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Expansion of military forces citizens off land

Apr 21, 2009 (DVB), Fertile farmland is being confiscated by the government and converted to army barracks, outposts and training sites as Burma's military increases in size, says a report released today on land confiscation in Burma.

Forced land confiscation without compensation has caused widespread problems throughout the country, says 'Holding our Ground', which focuses on Arakan State, Mon State and the Pa-O region of southern Shan State.

"The main reason for land confiscation is the need to feed and financially support increasing troop numbers", explains Aung Marm Oo, chief author of the report.

Army personnel now number 490,000, having more than doubled in size since 1989. Troops are expected to produce their own food and obtain basic living materials.

The report cites a Global Witness investigation in 2003 which found that army personnel steal food and other resources from areas close to their bases.

"Generally villagers receive no compensation for lost land," Aung Marm Oo said. "They can go and complain to the village headman, but they get no assistance from township authority."

Victims of land confiscation have faced drastic problems such as food and water shortages, and often are unable to educate their children or find work.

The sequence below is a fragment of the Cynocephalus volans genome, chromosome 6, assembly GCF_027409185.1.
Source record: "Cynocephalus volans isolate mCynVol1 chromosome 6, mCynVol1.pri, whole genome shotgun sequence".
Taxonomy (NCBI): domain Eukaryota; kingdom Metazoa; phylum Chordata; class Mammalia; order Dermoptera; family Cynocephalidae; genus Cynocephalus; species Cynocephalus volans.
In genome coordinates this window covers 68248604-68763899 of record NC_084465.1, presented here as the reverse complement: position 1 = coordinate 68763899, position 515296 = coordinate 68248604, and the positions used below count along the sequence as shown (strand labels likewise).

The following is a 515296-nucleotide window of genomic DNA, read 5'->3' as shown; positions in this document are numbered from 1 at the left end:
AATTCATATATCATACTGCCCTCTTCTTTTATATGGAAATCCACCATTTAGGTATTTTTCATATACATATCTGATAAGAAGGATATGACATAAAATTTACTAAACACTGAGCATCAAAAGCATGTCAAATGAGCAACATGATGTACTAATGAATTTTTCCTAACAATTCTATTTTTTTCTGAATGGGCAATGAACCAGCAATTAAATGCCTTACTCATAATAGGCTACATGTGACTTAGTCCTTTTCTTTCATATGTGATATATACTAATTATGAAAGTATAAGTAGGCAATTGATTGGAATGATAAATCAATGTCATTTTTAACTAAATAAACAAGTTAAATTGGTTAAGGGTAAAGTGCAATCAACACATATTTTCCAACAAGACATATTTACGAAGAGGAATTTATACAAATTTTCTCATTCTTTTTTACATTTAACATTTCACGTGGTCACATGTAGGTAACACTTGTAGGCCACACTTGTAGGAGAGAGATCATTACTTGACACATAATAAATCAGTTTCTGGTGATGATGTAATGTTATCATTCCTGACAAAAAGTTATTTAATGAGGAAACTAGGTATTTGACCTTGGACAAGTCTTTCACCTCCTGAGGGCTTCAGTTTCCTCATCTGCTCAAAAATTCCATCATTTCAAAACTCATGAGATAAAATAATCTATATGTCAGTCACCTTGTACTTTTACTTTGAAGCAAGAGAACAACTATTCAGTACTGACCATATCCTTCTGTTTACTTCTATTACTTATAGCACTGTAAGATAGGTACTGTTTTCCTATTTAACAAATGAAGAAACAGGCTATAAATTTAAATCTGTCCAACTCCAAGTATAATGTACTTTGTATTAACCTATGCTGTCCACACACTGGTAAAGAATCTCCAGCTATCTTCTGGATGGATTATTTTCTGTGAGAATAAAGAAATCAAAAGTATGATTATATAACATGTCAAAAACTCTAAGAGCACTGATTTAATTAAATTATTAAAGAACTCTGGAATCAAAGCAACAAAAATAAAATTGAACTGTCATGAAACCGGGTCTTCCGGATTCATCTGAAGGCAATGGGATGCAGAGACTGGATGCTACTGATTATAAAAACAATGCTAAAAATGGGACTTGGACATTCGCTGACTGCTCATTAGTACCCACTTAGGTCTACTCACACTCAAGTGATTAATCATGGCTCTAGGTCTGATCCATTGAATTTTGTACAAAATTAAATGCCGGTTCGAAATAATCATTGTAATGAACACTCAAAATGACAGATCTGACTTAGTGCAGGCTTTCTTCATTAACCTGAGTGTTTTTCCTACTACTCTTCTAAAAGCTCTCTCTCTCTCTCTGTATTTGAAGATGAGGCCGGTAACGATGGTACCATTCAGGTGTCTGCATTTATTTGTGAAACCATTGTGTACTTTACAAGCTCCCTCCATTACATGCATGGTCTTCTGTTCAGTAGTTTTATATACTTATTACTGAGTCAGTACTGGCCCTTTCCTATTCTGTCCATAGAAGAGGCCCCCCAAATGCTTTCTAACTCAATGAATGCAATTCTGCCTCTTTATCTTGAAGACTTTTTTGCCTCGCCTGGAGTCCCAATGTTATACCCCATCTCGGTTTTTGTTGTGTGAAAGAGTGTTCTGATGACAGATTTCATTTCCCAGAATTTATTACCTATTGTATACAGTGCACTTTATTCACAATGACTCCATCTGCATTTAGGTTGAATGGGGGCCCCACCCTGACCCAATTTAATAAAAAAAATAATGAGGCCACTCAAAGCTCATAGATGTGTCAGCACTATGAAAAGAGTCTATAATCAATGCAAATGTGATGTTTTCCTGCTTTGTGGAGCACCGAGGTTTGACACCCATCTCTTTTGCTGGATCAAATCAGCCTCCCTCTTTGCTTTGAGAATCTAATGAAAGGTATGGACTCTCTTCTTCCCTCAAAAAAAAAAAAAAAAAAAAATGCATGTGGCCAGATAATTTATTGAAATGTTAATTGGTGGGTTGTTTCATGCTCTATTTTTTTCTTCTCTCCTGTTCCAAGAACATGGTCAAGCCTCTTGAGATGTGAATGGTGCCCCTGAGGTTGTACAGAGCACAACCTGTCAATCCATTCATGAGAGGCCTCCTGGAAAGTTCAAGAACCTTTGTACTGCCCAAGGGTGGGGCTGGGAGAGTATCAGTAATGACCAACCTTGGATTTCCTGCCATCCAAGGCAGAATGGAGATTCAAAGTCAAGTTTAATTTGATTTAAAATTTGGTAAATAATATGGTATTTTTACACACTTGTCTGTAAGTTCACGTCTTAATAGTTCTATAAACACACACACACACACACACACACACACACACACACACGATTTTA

Further reasons for land confiscation include government development projects, says the report.

"For example, for the Sittwe to Yangoon highway a few years ago government confiscated large amounts of land," said Aung Marm Oo.

These projects often use forced labour and have disastrous environmental effects in many areas.

Land is increasingly being confiscated to grow biodiesel crops such as jatropha or castor oil plants to fight rising oil prices.

The government has stated their intention to plant eight million acres of the plant within three years, with each state or division, regardless of size or suitable land, required to plant 500,000 acres.

A report released earlier this month by the Lahu National Development Organisation cited China's insatiable hunger for rubber as another reason for the increase in land confiscation, as large tracts of land are being converted to rubber plantations.

Burma cultivated 302,000 hectares of rubber in 2006; the Ministry of Agriculture and Irrigation stated their aim to increase that by a further 100,000 acres last year.

Reporting by Rosalie Smith


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